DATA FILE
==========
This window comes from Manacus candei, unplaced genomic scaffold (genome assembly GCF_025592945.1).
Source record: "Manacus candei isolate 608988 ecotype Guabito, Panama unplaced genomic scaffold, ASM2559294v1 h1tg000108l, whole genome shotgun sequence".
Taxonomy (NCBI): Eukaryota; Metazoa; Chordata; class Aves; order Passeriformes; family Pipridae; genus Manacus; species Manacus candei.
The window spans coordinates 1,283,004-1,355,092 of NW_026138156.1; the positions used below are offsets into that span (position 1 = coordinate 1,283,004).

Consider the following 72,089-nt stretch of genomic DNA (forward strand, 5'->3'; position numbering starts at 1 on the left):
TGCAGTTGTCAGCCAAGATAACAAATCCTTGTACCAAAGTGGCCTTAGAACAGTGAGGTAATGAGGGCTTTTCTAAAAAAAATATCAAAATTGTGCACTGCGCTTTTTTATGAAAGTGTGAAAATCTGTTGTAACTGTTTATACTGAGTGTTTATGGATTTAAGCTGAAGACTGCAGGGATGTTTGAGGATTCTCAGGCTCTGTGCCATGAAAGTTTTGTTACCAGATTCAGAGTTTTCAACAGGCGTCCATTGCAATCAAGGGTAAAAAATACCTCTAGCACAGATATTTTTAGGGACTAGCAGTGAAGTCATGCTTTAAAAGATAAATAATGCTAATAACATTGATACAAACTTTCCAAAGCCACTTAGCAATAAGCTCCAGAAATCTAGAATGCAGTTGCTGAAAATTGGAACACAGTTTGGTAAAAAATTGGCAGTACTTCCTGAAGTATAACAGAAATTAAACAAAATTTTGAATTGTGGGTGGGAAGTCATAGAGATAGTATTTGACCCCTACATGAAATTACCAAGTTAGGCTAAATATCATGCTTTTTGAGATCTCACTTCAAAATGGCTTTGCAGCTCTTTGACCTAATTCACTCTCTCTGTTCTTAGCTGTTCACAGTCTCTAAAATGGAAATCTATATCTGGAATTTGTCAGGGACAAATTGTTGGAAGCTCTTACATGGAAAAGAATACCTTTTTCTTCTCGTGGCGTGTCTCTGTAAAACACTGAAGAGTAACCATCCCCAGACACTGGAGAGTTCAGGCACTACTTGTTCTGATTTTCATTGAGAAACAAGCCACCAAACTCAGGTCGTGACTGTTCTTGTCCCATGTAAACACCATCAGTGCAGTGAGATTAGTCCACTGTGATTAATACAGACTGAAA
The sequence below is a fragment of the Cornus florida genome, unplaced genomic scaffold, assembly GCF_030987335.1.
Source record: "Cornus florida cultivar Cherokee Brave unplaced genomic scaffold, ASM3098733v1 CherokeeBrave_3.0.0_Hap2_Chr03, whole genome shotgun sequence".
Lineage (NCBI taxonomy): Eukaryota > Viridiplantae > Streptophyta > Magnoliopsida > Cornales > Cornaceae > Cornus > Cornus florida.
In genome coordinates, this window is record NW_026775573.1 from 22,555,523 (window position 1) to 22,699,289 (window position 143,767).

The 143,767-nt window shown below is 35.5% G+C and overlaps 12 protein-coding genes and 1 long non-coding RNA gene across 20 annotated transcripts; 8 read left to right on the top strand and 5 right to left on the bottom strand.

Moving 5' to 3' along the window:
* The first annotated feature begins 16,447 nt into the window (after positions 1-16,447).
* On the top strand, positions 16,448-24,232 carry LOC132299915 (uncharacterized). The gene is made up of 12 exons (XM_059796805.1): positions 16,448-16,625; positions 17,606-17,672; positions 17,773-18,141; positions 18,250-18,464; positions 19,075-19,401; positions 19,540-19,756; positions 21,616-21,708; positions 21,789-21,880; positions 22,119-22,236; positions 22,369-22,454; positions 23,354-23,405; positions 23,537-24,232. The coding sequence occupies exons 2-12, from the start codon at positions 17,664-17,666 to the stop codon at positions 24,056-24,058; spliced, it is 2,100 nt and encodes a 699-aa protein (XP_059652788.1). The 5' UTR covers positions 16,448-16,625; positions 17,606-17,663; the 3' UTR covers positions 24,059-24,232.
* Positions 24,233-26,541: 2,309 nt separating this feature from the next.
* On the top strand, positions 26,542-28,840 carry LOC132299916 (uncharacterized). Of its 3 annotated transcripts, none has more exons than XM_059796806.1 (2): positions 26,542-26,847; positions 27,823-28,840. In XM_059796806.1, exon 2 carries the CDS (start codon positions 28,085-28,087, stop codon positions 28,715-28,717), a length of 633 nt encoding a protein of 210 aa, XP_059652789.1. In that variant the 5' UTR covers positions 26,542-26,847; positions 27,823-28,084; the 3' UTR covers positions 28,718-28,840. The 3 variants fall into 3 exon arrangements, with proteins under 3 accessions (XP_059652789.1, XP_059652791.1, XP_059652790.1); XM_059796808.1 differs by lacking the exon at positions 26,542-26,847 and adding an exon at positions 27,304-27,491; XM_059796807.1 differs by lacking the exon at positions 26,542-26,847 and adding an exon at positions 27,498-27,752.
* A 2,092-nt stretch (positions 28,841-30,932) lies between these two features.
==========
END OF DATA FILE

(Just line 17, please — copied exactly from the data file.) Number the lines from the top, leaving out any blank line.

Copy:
* A 2,092-nt stretch (positions 28,841-30,932) lies between these two features.